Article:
Viewpoint from the Nest :
Coyhaique may not be the most isolated place we’ve been to, but it feels that way. It’s certainly one of the most beautiful. Located in Chile’s Southern Patagonia, it’s among the least explored regions in Latin America. It’s certainly a favourite of ours. We were there in October, which is early in the season, and definitely still very cold.
This isn’t necessarily the easiest place to bring kids; but the sparseness of human activity makes you feel like an explorer of a vast untouched wilderness. The initial lure were the Marble Caves on Lake General Carrera, which alone is worth the trip. Of equal allure were the Leones Glacier and an unmarked waterfall we hiked to; the most wonderful aspect was the serenity from being the only people there. The sense of isolation is what you would expect in a trip to Antarctica or New Zealand; except here, you’re really alone. It took us two flights, followed by a 7 hour road trip on dark gravel roads under construction to get there. There are few hotels, and only a solitary petrol station shared by several small towns. As the head of tourism for Chile said to us, “Coyhaique isn’t quite ready for tourism”, but this made it even more appealing. We finally found our unspoilt paradise.
Travelling there with kids will require some precautions. There aren’t that many shops, so you have to come prepared for extreme changes of temperature. The weather can be fickle, as there is a micro climate on the lake, which is South America’s 2nd largest. We were only there for three nights but it fills a much larger space in our memories. I still dream about it.
The Marble Caves and Marble Cathedral
The caves lie in the midst of Lake General Carrera, the largest lake in Chile; it shares a border with Argentina and is known there as Lake Buenos Aires. We like the indigenous name best, Chelenko, which means the Lake of Storms. This is a glacial lake, and we took a small raft from our lodge, a journey of an hour and occasionally buffeted by strong gusts of chilling wind. It was calm at the site of the caves themselves, which rise otherworldly out of crystal clear blue waters.
We wanted to row to the caves, but were told that there were no kayaks available. Retrospectively, it would have been way too far; and critically, capsizing in the numbing waters would be an unacceptable risk with kids. Doug Tompkins, one of the greatest conservationists of our times, and the founder of North Face, died from hypothermia after capsizing there a month after we were there. We had just met him just a few weeks prior to our trip in Puerto Varas, where he was sharing his visions of Nature Conservation by buying huge tracts of pristine nature, with the plan to turn them over to governments who would preserve them. He was kayaking with a team of seasoned adventurers, including one of the first Americans who climbed K2, and with the founder of clothing company, Patagonia. The weather turned suddenly, and although they were towed to land by a helicopter, the extreme cold was too much for him.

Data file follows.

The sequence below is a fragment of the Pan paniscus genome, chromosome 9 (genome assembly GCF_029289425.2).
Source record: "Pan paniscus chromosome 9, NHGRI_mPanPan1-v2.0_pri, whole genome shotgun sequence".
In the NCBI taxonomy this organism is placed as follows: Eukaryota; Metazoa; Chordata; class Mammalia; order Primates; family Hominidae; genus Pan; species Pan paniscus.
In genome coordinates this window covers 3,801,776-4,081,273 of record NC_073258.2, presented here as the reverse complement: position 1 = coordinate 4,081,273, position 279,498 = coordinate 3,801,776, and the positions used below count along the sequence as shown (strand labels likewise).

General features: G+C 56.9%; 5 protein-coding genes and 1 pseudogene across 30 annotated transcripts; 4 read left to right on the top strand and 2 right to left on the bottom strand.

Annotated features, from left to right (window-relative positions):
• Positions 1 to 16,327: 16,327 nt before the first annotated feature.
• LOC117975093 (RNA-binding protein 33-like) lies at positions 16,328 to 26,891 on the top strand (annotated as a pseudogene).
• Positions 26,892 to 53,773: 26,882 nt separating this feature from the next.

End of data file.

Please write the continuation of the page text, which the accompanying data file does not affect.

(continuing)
We’ve been on many adventures, but underestimated how important is to be prepared; and how to respect our inexperience with nature. When we were on the lake, we saw how bright blue skies would turn ominously dark and grey, and back again. How the winds would suddenly whip across our boat and the waves would resemble a choppy sea. So, if you’re travelling with kids, it’s better to visit with a motorized boat. We wouldn’t be able to contact a helicopter.
We flew from Puerto Varas to Balmaceda Airport, and then took a 7 hour drive to our lodge on the General Carrera Lago. Roads were under repair, which resulted in a 90 minute delay, and some of the roads were gravel for long stretches. Drive during the day as the roads aren’t lit. We rented a car at the airport, and had a flat somewhere out of phone range, so make sure you have a spare. It’s an adventure!